Mr. Miliband: For Cabinet Office staff based in central London, there are 52 designated parking spaces. These are mainly for staff who work unsocial hours; staff/visitors who are disabled, ministerial and operational vehicles.
The Centre for Management and Policy Studies (CMPS) College (formerly known as the Civil Service College) has 322 designated parking spaces at its residential training centre in Sunningdale. These are mainly for use by CMPS College staff and those of its Public Private Partnership/Public Finance Initiative partner, delegates attending CMPS College courses, visitors and any of those who are disabled. The CMPS College has an additional seven designated parking spaces at its non-residential training centre in London.
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These are mainly for use by CMPS College staff, delegates attending CMPS College courses, visitors and any of those who are disabled.
The Emergency Planning College (EPC) has 105 designated parking spaces at its residential training centre in Easingwold. These are mainly for use by EPC staff and contractors, delegates attending courses, visitors and any of those who are disabled.
Mrs. Curtis-Thomas: To ask the Parliamentary Under-Secretary of State, Department for Constitutional Affairs what training is made available to magistrates on dealing with antisocial behaviour. 
Mr. Leslie: Statutory responsibility for the training of magistrates currently rests with the 42 independent Magistrates' Courts' Committees (MCCs). The Judicial Studies Board (JSB) has provided training materials to MCCs on antisocial behaviour orders (ASBOs), with are available on the JSB website.
The Home Office issued detailed guidance on ASBOs to Magistrates' Courts in November 2002. Preliminary Home Office guidance on the new Anti-social Behaviour Act 2003 was issued to all magistrates courts in January 2004.
Mr. Rosindell: To ask the Parliamentary Under-Secretary of State, Department for Constitutional Affairs what recent discussions he has had with the Secretary of State for Home Affairs on delivering an efficient asylum process; and when each meeting to discuss such matters took place. 
Mr. Robathan: To ask the Parliamentary Under-Secretary of State, Department for Constitutional Affairs pursuant to the answer of 29 November 2004, Official Report, column 29W, on Claims Direct, if he will publish the minutes of the meeting between representatives of Claims Direct and officials of his Department in 2002 to discuss matters relating to the operation of the personal injury market.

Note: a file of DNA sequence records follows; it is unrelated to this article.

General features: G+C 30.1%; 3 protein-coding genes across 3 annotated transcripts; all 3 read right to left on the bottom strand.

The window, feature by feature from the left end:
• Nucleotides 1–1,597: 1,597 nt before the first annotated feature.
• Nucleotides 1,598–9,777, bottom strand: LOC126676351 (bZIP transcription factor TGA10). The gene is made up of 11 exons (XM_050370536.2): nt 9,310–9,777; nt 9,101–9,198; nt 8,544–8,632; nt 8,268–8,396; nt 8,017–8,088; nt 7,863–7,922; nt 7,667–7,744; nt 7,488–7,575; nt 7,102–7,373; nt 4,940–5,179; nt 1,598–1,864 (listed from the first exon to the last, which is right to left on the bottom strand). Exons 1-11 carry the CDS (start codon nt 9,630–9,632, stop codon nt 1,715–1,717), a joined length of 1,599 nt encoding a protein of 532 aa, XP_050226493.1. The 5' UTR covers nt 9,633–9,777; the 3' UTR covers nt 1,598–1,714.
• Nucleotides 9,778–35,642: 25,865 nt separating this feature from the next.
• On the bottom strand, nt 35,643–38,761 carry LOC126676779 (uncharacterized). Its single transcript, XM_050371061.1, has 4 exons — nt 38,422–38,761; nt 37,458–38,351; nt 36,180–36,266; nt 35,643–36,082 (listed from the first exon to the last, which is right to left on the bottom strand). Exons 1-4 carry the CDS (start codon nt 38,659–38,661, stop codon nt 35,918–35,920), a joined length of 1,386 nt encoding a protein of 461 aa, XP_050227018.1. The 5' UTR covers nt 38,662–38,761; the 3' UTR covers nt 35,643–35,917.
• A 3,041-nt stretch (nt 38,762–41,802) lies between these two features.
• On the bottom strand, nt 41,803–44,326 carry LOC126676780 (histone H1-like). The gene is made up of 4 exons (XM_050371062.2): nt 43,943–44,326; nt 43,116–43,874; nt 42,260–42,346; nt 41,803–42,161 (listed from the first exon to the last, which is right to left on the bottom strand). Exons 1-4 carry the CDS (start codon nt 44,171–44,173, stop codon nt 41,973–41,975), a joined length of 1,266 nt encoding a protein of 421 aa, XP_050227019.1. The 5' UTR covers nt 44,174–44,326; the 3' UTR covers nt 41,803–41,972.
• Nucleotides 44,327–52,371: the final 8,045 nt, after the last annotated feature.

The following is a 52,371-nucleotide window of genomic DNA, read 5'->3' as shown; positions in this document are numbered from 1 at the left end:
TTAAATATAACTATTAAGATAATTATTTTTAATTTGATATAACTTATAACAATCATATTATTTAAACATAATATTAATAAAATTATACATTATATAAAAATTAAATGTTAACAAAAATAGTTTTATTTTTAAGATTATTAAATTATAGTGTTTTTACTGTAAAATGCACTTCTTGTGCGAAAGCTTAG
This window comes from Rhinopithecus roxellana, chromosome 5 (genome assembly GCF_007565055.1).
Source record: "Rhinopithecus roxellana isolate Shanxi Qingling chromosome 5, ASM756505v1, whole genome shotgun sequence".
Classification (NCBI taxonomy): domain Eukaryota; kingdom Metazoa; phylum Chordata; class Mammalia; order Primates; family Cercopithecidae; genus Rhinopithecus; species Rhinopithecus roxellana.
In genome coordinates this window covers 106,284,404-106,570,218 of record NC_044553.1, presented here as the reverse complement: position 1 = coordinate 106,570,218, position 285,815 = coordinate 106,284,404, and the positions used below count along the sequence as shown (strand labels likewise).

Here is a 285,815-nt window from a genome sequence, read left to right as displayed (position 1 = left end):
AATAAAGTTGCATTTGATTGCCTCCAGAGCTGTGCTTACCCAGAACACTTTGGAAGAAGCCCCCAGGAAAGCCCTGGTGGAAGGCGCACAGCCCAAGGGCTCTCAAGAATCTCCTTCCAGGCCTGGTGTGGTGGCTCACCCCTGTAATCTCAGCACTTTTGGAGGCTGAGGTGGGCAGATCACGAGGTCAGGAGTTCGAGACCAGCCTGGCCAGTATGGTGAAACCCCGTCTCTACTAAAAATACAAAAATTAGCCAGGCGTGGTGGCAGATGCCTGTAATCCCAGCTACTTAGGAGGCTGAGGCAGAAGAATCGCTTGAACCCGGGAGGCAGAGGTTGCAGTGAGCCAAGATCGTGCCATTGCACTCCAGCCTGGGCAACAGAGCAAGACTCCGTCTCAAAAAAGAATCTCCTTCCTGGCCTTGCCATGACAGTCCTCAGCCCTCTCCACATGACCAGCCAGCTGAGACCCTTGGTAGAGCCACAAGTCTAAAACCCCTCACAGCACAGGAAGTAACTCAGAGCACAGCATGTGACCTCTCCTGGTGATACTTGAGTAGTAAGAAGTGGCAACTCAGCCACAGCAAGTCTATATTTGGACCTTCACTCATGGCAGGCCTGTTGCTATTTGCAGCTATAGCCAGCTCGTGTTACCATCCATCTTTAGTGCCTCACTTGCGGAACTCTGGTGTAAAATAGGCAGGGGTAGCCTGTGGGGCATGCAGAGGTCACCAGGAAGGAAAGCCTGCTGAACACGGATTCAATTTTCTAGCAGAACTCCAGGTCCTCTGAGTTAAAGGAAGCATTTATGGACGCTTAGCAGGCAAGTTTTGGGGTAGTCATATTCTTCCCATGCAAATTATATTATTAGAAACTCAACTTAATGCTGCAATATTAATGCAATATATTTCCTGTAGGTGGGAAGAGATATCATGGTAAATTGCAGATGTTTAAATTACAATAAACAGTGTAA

It would be inappropriate for me to disclose the minutes of the meeting that took place on 13 May 2002 between officials and Claims Direct without consulting with third parties. I shall write to the hon. Member for Blaby with a decision once those parties have been consulted.
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Ross Cranston: To ask the Parliamentary Under-Secretary of State, Department for Constitutional Affairs pursuant to the answer of 17 January 2005, Official Report, column 770W, on the Community Legal Service, what the percentage was in each of the last 10 years. 
Mr. Leslie: In the time available it was not possible to obtain an estimate for the whole of the UK legal services market for year 199495. However, for each of the nine remaining years, the estimated proportion of Community Legal Services 1 expenditure as a percentage of the UK legal services market was as follows:
Sir Gerald Kaufman: To ask the Parliamentary Under-Secretary of State, Department for Constitutional Affairs when he will reply to the letter dated 9 November 2004 from the right hon. Member for Manchester, Gorton with regard to Mrs. Catherine Lim. 
Mr. Leslie: The Secretary of State and Lord Chancellor wrote to my right hon. Friend on 7 December 2004 in response to his letter of 9 November. Unfortunately, due to an administrative error, the letter was not sent. Officials contacted my right hon. Friend's office on 18 January and a copy of the letter of 7 December has now been sent.
Mr. Byrne: To ask the Parliamentary Under-Secretary of State, Department for Constitutional Affairs how many crack house closures there have been since the introduction of the orders allowing such closures, broken down by region; and if he will make a statement on (a) the ease with which such orders can be served in the courts and (b) the most common cause of delays in seeking such orders in the courts. 
|East of England
|Yorkshire and the Humber
There is no official data relating to the most common cause of delays in seeking such court orders in the courts. Once a notice of closure has been served upon a premises the court hearing has to be heard within 48 hours. There are no reports of this legal requirement not being met. Feedback from police and others involved in closures made so far are very positive about the process.
Mr. Oaten: To ask the Parliamentary Under-Secretary of State, Department for Constitutional Affairs if he will list the criminal offences created in legislation sponsored by his Department in the (a) 200203 and (b) 200304 session, broken down by Act. 
s 95Inserts a new section (1A) into the Criminal Justice Act 1991 to extend the offences in that section to make it an offence for a person charged to fail to provide means information when there has been an official request to do so.